One study conducted in California, United States suggests there may be a new way to more precisely presage earthquakes.[15] This group of scientists, composed of scientists form the Carnegie Institution for Science Rice University,and the University of California, Berkeley monitored earthquake waves in the San Andreas Fault using seismometers for twenty years.[15] This group discovered cracks in the fault filled with fluids.[15] The scientists noticed that these fluids shifted after being disrupted by seismic activity.[15] Shifting fluids cause faults to weaken, making them more prone to earthquakes.[15]

The Red Crescent

1919 Paris Peace Conference after WWI. The IFRC has seven fundamental principles.[16] These principles include ensuring respect for all humans, making no discrimination as to nationality, religious beliefs, or political opinion, and remaining neutral in times of controversy.[16] The IFRC also has a set of goals it aspires to achieve during each disaster recovery.[16] These four goals are: reducing the deaths, inures, and impact caused by the disaster; decreasing the amount of death and illnesses caused by diseases and public health emergencies; increasing its ability to address the urgent situations; and promote respect for human dignity while reducing intolerance and discrimination.[16] The IFRC has created stock procedure for disaster relief, however the specifics vary based on the type of disaster, the region the disaster affected, and the amount of destruction caused by the disaster.[16]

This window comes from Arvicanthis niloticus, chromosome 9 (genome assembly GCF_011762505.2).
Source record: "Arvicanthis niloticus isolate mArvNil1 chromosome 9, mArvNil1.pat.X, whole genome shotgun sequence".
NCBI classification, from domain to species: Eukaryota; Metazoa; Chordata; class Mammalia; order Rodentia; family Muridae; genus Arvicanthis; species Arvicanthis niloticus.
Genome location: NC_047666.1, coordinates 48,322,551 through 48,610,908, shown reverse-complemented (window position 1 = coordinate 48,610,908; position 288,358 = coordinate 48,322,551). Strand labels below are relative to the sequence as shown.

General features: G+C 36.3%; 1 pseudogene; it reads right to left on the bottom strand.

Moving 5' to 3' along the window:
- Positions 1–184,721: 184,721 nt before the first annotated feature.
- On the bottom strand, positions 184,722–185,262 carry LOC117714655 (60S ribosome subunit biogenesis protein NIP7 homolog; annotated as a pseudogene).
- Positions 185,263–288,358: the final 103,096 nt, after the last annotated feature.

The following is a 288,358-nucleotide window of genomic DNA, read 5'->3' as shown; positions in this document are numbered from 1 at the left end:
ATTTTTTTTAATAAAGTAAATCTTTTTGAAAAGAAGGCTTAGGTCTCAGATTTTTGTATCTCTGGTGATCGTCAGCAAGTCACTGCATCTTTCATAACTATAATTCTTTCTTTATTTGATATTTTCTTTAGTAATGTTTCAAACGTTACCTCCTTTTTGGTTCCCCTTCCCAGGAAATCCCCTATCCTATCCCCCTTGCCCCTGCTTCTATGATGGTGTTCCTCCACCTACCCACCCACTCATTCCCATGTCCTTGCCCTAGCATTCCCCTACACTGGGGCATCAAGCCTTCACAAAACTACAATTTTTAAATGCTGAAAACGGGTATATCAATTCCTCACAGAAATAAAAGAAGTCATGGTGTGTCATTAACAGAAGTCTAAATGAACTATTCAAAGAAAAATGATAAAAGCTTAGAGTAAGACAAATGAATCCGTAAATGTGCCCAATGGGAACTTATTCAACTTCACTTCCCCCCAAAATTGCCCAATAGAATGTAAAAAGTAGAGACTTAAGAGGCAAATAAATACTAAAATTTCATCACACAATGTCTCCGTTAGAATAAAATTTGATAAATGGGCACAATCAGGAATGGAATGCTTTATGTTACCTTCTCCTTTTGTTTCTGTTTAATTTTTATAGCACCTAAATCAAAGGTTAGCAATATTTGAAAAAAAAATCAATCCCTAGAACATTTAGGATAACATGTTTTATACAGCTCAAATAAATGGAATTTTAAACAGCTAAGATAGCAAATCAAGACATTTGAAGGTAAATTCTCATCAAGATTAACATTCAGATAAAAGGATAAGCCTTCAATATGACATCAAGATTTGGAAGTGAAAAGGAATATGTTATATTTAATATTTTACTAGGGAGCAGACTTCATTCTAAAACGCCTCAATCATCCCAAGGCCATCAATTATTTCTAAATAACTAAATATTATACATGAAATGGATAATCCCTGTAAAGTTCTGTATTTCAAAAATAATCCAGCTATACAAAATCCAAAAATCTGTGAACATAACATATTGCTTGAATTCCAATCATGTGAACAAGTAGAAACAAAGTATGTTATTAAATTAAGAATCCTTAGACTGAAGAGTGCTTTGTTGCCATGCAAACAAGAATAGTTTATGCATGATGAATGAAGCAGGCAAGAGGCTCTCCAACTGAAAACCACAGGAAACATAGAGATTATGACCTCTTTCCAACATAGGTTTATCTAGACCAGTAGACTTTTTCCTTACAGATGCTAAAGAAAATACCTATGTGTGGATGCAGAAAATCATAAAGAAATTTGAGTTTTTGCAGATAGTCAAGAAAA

On April 9, 2013, the IFRC deployed seventy-five rescue teams to northwestern Iran following a 6.3 magnitude earthquake.[17] The next day over 800 volunteers were in the disaster area helping those affected.[17] A week later a 7.8 magnitude earthquake struck southeastern Iran, the IFRC dispatched air assessment teams in addition to forty ambulances.[17] While the first earthquake was much more destructive, the IFRC was still able to aid both disaster areas.[17]

In June 2013, the IFRC and the Red Crescent Society of the Islamic Republic of Iran agreed to band together in an attempt to redouble their efforts to promote better building codes in disaster prone areas, like Iran.[18] These two groups will also work together to strethen each group's capacity to respond to disasters.[18] Their goals include erecting resilient buildings, improving disaster preparedness, and further developing the IFRC's disaster response guiltiness.[18] There may be similar partnerships between the IFRC and other countries to achieve similar goals.[18]

Damages and casualties

Casualties by country [1] Dead Injured
 Pakistan 34 105
 Iran 1 12